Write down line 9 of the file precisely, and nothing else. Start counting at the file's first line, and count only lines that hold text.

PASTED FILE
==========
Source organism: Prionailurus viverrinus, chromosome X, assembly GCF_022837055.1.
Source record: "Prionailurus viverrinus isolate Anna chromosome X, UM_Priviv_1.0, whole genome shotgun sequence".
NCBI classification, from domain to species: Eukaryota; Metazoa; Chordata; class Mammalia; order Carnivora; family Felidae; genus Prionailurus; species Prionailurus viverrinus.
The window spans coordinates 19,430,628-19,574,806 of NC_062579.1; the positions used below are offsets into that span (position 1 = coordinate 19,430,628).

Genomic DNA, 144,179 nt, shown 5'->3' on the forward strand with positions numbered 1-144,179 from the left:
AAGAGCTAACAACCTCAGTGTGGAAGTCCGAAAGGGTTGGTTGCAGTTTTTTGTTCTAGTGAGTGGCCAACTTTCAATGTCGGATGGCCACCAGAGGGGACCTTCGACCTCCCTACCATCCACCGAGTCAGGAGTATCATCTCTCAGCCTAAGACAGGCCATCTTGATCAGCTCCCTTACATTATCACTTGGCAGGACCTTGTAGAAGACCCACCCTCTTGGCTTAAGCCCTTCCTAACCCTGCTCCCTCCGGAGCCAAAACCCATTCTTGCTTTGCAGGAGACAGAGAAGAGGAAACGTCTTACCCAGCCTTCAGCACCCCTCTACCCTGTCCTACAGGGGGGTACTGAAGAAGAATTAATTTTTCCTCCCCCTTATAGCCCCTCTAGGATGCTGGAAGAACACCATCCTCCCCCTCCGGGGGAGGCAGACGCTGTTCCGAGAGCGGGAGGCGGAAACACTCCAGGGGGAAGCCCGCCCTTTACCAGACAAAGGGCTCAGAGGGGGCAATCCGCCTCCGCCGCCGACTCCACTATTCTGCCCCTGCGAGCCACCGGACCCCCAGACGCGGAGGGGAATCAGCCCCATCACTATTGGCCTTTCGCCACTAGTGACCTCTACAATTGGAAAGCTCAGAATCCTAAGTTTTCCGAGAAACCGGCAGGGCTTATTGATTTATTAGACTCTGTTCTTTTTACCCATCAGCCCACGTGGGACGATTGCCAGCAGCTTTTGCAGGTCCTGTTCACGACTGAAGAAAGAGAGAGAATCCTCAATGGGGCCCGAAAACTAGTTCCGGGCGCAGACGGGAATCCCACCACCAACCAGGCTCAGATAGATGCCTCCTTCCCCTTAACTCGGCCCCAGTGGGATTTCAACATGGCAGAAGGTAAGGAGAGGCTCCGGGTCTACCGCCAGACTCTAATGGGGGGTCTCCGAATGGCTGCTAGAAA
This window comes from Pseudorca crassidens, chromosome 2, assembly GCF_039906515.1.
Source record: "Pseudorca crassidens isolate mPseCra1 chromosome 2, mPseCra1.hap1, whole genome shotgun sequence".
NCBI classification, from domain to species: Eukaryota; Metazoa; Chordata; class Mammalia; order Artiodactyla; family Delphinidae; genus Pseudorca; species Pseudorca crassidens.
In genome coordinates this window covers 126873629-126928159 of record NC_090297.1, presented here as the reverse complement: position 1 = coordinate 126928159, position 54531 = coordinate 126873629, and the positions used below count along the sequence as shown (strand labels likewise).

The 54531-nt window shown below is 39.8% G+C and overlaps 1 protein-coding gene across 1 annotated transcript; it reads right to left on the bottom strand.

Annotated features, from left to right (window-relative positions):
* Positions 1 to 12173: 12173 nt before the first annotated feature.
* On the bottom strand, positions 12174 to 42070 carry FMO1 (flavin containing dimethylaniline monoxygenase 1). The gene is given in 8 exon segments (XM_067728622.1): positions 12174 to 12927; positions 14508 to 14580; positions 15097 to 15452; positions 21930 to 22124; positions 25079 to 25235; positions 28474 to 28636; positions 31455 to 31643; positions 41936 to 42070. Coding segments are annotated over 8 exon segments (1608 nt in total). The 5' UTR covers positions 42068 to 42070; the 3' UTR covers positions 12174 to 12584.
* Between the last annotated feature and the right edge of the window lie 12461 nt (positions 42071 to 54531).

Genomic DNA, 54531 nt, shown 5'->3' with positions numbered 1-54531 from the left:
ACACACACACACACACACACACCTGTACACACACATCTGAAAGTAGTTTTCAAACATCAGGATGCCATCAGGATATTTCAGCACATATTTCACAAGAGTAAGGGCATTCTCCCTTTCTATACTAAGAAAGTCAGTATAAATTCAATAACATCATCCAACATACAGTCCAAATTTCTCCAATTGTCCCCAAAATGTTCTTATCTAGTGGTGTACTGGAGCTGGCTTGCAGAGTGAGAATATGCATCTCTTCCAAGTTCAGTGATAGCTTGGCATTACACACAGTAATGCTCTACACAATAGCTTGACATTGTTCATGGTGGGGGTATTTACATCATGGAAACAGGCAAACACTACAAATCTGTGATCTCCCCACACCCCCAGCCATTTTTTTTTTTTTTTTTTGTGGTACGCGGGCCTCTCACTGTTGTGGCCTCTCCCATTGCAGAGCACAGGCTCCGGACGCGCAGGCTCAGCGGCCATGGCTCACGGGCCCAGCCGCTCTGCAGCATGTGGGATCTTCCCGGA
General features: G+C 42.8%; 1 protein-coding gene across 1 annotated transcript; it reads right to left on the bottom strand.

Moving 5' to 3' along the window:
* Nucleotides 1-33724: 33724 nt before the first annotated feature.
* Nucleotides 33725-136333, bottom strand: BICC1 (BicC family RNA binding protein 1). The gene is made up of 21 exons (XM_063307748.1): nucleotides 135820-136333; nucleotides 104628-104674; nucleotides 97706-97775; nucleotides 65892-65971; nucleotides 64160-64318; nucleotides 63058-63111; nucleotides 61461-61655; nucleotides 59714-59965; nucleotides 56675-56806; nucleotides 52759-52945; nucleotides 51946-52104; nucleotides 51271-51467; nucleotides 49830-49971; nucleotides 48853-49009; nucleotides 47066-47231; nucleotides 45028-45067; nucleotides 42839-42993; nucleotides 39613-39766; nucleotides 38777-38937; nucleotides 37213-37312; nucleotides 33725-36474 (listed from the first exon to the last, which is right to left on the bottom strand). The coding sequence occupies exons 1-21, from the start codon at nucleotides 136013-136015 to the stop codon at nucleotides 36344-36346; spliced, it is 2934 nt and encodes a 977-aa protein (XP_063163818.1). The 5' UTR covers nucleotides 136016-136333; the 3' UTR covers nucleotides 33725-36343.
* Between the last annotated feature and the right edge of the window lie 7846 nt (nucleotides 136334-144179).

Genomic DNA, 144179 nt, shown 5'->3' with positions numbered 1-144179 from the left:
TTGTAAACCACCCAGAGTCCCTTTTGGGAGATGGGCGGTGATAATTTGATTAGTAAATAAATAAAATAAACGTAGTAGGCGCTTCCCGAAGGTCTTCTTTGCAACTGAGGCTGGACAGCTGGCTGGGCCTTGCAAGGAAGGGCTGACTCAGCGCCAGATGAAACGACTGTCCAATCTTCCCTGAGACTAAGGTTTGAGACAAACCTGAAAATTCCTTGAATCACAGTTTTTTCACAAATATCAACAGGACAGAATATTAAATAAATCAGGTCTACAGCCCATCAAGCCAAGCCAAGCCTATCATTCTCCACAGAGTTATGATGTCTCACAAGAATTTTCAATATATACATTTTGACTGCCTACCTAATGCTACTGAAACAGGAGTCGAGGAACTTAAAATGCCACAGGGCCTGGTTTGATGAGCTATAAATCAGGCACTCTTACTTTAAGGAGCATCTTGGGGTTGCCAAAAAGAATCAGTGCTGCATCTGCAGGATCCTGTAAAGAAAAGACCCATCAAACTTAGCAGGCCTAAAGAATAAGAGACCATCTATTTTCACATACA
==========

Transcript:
NCBI classification, from domain to species: Eukaryota; Metazoa; Chordata; class Mammalia; order Artiodactyla; family Delphinidae; genus Pseudorca; species Pseudorca crassidens.